You Almost Certainly Have Mites On Your FaceThink of all the adults you know. Think of your parents and grandparents. Think of the teachers you had at school, your doctors and dentists, the people who collect your rubbish, and the actors you see on TV. All of these people probably have little mites crawling, eating, sleeping, and having sex on their faces. There are more than 48,000 species of mites. As far as we know, exactly two of those live on human faces.Evolutionary MedicineDr. Biology: This is Ask A Biologist, a program about the living world and I'm Doctor Biology. You probably don't know it, but I just got over having a cold, so if my voice sounds a little bit different, that's probably why. If you describe it, it's the typical sneezy, runny nose and coughing type of cold. And while I say typical, well even cold viruses, there are a whole bunch of them - at least 150 different types. Just ask my wife who was getting over a cold when I got back with this particular cold virus while I was away on a trip and so one cold is bad enough, but in her case she got two colds in a row, which brings me to the topic of today's show getting sick and why do we get sick?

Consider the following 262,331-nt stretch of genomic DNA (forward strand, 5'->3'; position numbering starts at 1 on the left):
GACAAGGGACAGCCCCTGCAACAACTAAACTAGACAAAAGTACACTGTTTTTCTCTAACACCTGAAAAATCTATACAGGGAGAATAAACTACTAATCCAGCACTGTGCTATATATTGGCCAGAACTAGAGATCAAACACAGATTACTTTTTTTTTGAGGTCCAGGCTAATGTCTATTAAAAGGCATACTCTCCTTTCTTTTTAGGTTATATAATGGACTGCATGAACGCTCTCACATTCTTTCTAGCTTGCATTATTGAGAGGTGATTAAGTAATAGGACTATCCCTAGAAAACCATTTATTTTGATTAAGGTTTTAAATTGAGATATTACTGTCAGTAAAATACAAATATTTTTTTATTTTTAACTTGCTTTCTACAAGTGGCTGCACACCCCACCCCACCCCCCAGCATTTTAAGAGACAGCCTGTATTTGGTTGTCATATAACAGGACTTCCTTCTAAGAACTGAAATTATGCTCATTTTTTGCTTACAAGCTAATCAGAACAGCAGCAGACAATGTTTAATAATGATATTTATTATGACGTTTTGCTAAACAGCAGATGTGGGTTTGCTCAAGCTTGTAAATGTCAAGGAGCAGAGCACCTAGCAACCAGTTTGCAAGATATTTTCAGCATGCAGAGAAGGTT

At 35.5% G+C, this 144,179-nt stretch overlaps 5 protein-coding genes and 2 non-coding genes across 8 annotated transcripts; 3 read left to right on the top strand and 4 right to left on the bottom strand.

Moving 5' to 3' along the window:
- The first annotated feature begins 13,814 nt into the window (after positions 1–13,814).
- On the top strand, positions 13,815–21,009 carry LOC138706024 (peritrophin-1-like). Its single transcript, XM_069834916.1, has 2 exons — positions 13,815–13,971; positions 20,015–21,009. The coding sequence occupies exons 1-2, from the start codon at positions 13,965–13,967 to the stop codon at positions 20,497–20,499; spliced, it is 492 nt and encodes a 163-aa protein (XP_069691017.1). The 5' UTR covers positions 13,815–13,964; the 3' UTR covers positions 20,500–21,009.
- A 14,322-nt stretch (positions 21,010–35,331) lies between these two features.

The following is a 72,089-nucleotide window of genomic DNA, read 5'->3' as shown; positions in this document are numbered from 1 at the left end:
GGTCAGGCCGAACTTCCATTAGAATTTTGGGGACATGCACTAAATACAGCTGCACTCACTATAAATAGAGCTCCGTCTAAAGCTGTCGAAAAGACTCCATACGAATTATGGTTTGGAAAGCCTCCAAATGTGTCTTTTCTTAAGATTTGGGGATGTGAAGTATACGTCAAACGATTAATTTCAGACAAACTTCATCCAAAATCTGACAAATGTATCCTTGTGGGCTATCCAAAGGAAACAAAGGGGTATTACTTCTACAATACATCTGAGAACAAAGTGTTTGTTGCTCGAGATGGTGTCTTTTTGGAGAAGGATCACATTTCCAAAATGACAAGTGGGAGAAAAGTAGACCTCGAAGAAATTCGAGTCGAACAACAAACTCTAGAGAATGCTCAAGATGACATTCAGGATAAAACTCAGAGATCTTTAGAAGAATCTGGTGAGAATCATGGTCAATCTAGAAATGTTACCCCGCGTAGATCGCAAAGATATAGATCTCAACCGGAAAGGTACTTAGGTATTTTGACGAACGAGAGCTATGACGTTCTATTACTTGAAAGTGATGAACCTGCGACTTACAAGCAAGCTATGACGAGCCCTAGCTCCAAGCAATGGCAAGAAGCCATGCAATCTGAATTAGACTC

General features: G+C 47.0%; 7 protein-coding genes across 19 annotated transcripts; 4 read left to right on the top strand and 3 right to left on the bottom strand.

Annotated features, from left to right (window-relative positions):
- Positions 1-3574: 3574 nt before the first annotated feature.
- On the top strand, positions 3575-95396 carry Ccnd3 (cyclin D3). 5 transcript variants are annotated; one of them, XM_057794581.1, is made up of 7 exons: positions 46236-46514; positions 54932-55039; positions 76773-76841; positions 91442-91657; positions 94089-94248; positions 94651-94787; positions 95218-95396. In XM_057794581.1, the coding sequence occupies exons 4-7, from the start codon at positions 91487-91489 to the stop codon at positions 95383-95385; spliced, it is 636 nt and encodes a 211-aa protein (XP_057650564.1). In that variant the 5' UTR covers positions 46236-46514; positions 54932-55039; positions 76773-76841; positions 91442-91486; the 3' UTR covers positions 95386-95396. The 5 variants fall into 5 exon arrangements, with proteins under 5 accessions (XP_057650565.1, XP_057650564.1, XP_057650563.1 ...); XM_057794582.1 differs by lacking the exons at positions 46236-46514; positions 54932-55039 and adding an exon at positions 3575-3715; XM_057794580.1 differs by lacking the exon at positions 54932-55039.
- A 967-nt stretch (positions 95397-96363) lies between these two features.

Good microbes Inside and outside of the bodyDr. Biology: This is Ask A Biologist, a program about the living world, and I'm Dr. Biology.Environmental EngineerMicrobes are all around us. They live inside of us, on top of us, in our food, and in nearly all the places on earth we can think of. Most microbes are friendly – like almost all of the ones inside of our intestines – but a few are dangerous to our health. Despite needing a microscope to see them, microbes make up about 18% of all the living material in the world. We are only beginning to understand how important microbes are to life on Earth.